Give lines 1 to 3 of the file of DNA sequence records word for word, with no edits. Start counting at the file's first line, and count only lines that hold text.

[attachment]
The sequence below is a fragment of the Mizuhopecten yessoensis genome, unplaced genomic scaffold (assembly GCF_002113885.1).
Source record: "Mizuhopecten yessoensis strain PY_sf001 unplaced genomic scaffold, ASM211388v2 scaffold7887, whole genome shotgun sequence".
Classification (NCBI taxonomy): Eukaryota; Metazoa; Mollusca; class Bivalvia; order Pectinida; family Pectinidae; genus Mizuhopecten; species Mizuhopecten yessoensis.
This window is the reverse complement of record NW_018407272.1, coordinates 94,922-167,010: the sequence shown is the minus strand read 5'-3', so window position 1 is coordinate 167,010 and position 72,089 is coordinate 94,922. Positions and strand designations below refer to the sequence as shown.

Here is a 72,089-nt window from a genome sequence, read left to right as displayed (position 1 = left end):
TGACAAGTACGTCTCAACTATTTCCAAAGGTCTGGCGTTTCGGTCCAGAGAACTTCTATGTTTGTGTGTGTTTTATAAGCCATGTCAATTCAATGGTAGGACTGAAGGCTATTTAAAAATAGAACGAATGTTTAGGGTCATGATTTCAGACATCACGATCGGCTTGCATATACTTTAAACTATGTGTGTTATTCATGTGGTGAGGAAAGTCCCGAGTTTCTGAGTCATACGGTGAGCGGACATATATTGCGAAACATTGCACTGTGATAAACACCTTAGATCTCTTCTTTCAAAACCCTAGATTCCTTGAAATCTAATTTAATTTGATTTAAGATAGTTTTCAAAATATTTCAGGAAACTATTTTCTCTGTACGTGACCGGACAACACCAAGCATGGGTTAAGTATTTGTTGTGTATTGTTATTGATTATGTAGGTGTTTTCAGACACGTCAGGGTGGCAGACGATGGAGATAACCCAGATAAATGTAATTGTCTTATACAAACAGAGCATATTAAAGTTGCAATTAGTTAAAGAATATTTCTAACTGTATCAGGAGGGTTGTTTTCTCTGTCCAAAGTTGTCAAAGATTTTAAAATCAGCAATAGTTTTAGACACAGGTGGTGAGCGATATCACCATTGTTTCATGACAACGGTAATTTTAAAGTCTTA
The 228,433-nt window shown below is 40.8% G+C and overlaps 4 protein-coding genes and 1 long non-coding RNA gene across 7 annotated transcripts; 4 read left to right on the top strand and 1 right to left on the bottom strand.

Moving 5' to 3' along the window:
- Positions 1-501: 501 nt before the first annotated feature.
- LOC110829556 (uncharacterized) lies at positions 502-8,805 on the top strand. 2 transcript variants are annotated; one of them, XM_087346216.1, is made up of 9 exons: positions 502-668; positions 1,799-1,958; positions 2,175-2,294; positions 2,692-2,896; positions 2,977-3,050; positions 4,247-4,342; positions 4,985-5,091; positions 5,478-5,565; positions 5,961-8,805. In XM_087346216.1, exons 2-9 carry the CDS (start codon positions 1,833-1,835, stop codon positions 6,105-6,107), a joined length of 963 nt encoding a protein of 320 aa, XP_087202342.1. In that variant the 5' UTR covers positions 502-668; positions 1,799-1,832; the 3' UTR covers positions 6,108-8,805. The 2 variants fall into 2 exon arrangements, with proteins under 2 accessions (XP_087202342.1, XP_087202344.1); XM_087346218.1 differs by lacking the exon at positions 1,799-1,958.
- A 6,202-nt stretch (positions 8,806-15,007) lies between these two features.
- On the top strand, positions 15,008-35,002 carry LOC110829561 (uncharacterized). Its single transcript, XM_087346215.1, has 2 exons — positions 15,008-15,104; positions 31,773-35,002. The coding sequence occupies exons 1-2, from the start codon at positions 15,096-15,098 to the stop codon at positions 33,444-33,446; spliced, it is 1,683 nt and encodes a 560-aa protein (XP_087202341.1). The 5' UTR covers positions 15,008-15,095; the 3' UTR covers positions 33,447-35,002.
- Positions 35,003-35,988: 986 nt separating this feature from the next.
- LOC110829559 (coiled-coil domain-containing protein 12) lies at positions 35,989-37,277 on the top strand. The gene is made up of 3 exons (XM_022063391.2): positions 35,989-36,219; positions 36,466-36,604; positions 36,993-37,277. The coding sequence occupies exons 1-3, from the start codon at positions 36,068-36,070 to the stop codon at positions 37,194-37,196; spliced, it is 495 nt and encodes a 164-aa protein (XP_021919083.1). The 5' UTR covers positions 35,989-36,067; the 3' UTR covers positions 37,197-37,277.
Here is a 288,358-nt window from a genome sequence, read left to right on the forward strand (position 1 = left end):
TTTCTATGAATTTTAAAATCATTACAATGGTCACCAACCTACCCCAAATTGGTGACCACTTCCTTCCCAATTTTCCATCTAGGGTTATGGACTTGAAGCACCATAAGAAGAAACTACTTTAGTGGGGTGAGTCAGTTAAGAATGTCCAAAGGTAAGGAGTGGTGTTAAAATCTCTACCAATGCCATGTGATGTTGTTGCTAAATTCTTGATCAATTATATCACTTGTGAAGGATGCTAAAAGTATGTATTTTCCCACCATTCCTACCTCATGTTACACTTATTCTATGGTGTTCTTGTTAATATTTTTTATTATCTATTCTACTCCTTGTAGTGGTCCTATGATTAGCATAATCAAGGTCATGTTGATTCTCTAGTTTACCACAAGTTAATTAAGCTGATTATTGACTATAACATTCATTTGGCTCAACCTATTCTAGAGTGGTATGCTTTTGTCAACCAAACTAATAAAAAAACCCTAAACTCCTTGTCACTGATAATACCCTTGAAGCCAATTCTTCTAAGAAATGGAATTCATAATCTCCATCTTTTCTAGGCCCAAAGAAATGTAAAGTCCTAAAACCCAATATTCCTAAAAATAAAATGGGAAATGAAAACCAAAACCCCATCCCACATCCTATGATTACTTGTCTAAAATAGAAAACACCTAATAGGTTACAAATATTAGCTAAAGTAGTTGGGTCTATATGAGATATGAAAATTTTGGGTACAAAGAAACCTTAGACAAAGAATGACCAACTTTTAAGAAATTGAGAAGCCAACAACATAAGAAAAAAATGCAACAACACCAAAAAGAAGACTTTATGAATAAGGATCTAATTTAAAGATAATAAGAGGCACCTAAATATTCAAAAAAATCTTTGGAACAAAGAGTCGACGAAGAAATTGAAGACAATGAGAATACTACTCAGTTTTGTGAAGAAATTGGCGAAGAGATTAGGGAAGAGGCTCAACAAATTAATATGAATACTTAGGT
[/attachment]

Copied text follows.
The sequence below is a fragment of the Mizuhopecten yessoensis genome, unplaced genomic scaffold (assembly GCF_002113885.1).
Source record: "Mizuhopecten yessoensis strain PY_sf001 unplaced genomic scaffold, ASM211388v2 scaffold7887, whole genome shotgun sequence".
Classification (NCBI taxonomy): Eukaryota; Metazoa; Mollusca; class Bivalvia; order Pectinida; family Pectinidae; genus Mizuhopecten; species Mizuhopecten yessoensis.